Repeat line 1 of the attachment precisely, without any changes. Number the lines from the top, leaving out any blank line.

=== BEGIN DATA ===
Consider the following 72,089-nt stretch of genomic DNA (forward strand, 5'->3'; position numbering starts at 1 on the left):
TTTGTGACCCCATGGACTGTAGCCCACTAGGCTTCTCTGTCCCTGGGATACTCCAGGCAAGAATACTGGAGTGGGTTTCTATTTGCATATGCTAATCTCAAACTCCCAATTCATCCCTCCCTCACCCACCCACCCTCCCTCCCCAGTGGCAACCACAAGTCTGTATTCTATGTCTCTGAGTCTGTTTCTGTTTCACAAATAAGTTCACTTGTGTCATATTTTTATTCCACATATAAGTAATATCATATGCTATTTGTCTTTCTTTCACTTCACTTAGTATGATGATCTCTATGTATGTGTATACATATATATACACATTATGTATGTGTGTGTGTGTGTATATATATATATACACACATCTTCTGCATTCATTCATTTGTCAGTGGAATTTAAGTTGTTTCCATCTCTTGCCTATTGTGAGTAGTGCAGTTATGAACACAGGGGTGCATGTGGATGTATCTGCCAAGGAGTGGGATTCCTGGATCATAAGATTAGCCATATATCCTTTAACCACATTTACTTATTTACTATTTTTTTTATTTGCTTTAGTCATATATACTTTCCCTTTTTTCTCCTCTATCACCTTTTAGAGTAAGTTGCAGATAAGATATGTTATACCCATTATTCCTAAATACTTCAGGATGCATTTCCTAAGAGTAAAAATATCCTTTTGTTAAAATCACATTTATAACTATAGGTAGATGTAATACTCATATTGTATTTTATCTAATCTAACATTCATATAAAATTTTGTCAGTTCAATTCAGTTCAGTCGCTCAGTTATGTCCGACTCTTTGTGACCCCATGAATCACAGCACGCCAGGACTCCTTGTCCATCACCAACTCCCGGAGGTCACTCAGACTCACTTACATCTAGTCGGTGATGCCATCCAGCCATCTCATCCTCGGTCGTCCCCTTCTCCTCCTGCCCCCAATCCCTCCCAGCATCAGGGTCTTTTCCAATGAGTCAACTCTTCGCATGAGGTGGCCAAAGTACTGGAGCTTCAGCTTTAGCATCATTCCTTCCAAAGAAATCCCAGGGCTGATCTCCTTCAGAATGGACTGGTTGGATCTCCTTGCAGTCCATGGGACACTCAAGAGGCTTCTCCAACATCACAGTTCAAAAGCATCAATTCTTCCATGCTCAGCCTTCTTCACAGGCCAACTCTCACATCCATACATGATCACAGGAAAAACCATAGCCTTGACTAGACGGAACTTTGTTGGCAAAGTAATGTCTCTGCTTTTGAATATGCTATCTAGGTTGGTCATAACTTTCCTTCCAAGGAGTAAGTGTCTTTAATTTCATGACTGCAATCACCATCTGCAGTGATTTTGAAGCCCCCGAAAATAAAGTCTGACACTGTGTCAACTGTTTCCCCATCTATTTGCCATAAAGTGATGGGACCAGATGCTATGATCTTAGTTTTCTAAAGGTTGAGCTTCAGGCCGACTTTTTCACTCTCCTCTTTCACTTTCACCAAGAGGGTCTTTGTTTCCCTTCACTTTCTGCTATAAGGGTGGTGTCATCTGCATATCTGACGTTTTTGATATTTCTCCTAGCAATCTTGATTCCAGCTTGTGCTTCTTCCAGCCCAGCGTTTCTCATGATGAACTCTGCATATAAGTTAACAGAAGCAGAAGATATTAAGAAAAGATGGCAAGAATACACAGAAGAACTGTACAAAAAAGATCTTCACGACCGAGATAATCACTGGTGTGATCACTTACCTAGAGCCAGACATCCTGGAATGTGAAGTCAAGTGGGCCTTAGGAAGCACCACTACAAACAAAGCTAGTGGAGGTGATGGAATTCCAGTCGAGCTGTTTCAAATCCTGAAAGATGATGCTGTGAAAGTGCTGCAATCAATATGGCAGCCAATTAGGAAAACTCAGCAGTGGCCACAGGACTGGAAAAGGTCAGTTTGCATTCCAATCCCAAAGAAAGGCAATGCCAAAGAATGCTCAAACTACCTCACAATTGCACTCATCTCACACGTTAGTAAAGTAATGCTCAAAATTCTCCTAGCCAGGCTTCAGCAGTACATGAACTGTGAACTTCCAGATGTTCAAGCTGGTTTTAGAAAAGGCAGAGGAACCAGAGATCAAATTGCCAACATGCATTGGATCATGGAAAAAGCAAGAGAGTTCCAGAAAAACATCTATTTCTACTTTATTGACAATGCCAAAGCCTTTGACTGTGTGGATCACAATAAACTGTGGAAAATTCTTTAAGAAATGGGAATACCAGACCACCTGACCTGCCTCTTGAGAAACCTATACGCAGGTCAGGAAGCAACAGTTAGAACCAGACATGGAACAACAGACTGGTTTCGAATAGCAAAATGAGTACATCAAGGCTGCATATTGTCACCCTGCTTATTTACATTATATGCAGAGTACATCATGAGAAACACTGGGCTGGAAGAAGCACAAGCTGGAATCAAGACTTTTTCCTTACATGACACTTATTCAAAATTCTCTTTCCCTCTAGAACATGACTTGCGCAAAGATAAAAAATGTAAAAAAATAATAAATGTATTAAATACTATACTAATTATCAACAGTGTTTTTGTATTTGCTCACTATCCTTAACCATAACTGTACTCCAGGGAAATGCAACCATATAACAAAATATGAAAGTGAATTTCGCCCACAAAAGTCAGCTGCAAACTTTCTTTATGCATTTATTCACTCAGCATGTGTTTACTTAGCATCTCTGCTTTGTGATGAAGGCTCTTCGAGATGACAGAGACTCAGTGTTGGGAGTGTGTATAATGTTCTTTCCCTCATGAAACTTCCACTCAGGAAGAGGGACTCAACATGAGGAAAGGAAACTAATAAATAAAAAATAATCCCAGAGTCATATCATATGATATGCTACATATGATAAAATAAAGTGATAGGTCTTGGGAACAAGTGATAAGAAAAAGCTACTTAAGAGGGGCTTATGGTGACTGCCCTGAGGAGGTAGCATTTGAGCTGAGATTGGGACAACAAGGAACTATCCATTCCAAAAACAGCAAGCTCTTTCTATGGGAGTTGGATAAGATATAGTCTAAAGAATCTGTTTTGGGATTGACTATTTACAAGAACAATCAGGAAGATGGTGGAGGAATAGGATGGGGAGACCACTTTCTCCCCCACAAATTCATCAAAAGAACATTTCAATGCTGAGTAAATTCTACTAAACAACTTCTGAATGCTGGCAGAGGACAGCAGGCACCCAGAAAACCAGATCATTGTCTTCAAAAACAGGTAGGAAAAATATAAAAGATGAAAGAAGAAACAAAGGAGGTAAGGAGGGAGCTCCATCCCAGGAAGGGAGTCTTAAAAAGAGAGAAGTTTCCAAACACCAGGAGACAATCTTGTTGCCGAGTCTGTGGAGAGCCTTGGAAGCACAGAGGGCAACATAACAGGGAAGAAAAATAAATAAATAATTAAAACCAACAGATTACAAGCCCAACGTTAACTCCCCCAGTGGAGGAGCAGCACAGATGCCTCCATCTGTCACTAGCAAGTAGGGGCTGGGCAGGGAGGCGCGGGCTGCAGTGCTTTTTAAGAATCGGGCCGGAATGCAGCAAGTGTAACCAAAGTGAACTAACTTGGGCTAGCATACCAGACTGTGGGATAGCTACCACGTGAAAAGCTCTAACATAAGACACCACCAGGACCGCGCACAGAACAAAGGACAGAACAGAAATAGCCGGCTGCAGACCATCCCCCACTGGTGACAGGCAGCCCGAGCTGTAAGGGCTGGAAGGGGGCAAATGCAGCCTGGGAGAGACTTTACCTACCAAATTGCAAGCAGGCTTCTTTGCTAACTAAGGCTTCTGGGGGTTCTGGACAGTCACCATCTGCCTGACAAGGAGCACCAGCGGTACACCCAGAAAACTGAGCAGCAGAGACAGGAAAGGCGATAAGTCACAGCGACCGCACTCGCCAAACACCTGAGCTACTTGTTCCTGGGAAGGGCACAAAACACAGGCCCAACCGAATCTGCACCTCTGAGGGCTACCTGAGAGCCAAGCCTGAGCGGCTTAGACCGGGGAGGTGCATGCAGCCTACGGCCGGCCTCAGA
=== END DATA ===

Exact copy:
Consider the following 72,089-nt stretch of genomic DNA (forward strand, 5'->3'; position numbering starts at 1 on the left):